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Explain xkcd: It's 'cause you're dumb.
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"Oh, you're using their Chrome APP, not their Chrome EXTENSION. They're very similar but one handles window creation differently." is a thing I hope I can stop saying soon.
Title text: "Oh, you're using their Chrome APP, not their Chrome EXTENSION. They're very similar but one handles window creation differently." is a thing I hope I can stop saying soon.


This comic revolves around the complexity and somewhat low quality of modern software. Many problems that users experience are not obvious or straightforward, and methods for correcting the root cause the problem requires on invoking unrelated actions that happen to cause a desired side-effect. Knowing the non-obvious cause, the desired side effect, and how to trigger the unrelated feature that causes it requires memorization of lots of "stupid computer knowledge" rather than general principles and logical investigation of the software.

One particular example of an illogical fix to a software problem is depicted in the comic. Here, Cueball is trying to help Hairy resolve the problem of a program that is not responding to any mouse clicks. Cueball (correctly?) surmises that this is not due to abnormal behavior of the software ("freezing"), but rather because either the user or the software itself has opened a modal dialog window outside of the main screen area, where it can not be seen. Modal dialog windows block access to the rest of the application, by seizing the sole focus of the user input. They are valid GUI tools and are used when the software needs user's input before it can proceed further. However, opening such window and placing it outside of the visible screen area ("off-screen") will make the window both inaccessible and invisible to the user, precluding them from closing it and re-gaining access to the software.

One non-obvious way to repair such problem is to switch the screen resolution; Switching the resolution in itself does not fix the problem, but the resolution switch also forces the operating system to redraw all windows on the desktop and, some operating systems will also validate the coordinates of all windows and adjust these coordinates so that the windows do not end up in off-screen area. In this scenario, it is used as a side-effect to fix the problem, because operating systems rarely provide other, more obvious ways to bring the off-screen windows back to the visible area.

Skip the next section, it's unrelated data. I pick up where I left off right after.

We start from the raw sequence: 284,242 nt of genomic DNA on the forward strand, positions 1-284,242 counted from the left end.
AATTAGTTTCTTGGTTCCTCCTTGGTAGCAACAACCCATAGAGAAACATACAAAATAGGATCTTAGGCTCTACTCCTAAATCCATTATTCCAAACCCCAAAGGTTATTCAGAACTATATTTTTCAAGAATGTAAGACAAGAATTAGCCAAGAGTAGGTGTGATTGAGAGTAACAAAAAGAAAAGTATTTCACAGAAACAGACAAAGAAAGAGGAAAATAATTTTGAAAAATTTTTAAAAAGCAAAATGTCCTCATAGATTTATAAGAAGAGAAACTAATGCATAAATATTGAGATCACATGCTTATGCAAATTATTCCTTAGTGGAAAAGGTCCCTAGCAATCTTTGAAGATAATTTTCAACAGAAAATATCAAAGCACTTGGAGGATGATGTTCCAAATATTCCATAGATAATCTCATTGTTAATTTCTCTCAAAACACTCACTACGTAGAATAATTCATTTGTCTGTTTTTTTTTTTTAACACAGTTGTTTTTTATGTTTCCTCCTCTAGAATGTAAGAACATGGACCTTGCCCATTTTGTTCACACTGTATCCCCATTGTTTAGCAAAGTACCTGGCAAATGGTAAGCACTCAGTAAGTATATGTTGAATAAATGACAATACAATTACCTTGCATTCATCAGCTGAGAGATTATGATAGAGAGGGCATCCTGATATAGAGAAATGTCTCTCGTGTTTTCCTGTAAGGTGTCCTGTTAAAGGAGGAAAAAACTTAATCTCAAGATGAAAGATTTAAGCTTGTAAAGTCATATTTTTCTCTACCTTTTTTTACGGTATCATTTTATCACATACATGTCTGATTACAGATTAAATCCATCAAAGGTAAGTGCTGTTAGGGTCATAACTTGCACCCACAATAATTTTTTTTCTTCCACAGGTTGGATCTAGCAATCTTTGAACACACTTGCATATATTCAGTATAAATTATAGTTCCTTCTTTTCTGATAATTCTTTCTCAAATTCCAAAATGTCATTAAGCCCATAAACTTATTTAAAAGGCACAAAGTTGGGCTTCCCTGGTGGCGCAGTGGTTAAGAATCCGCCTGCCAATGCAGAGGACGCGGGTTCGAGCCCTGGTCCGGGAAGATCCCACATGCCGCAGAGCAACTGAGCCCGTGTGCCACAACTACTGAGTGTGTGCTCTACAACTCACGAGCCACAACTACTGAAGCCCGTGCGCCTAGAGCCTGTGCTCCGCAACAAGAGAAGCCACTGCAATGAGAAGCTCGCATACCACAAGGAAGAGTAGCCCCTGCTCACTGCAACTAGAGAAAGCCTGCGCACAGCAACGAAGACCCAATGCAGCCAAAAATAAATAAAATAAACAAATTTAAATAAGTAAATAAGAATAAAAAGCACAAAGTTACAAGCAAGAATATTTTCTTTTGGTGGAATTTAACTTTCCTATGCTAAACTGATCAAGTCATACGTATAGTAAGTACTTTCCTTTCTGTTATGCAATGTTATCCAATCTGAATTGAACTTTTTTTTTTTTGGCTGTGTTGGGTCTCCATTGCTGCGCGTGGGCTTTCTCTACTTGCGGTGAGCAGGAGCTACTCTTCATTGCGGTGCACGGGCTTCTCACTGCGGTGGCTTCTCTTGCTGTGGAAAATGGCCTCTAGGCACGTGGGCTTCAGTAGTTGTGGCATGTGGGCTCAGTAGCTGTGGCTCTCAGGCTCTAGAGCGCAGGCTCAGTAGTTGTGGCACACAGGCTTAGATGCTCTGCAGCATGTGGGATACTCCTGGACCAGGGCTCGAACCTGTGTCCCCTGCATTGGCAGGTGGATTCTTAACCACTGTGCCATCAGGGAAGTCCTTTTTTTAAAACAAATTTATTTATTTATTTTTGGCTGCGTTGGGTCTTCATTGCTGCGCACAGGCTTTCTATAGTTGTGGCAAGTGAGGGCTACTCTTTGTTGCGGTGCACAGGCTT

By saying "Why is it even possible?", Hairy is quite correct in pointing out that the best way to address this problem at its root would be for the operating system developers to prevents the creation of windows off-screen, preventing a whole class of window management problems before they can occur. Such mechanisms could validate coordinates during window creation, thus making sure that the dialog window would always be accessible and visible.

In general, one can sort the possible solutions to the problem being discussed in the following order of preference, from best to worst:

  • (Best): Have OS programmers implement automatic coordinate adjustment during window creation
  • Have OS programmers provide easily accessible and visible control to invoke coordinate adjustment for all windows
  • Have OS programmers provide a shortcut to invoke coordinate adjustment for all windows
  • (Worst, depicted in comic): Have users rely on side-effect of properly implemented screen resolution change mechanism to fix the problem counter-intuitively.

The title text refers to the fact that two different and unrelated software packages can have confusingly similar names, even if the usage and features of those two packages can vary wildly, and knowing the implications of using one instead of the other is a case of "stupid computer knowledge". Knowing the difference between a Chrome app, a cell phone app-style application, delivered from the Chrome web store, designed to be run in the Chrome browser, and a Chrome extension, a browser extension installed into the Chrome browser, delivered from the Chrome web store, designed to modify the behavior of the browser itself, is a subtle distinction not immediately apparent to users who may just have the name of the software they are looking for.

In many cases, Randall (or Cueball, his avatar) loves to help people using his specific knowledge (see 208: Regular Expressions). But when the trick is "stupid", he would prefer the programmers to fix the problem definitively so he never has to rely on this trick anymore.


[Hairy sitting at a desk with laptop, with Cueball standing behind him.]
Hairy: Wait, why can't I click anywhere?
Cueball: I don't... Ugh, It opened a dialog box offscreen.
Hairy: Why is that even possible?
Cueball: It really shouldn't be. But you can fix it by changing your screen resolution to trigger a window cleanup.
Hairy: Seriously?
Cueball: I know, I know...
[Caption below the frame:]
To be honest, I can't wait for the
day when all my stupid computer
knowledge becomes obsolete.

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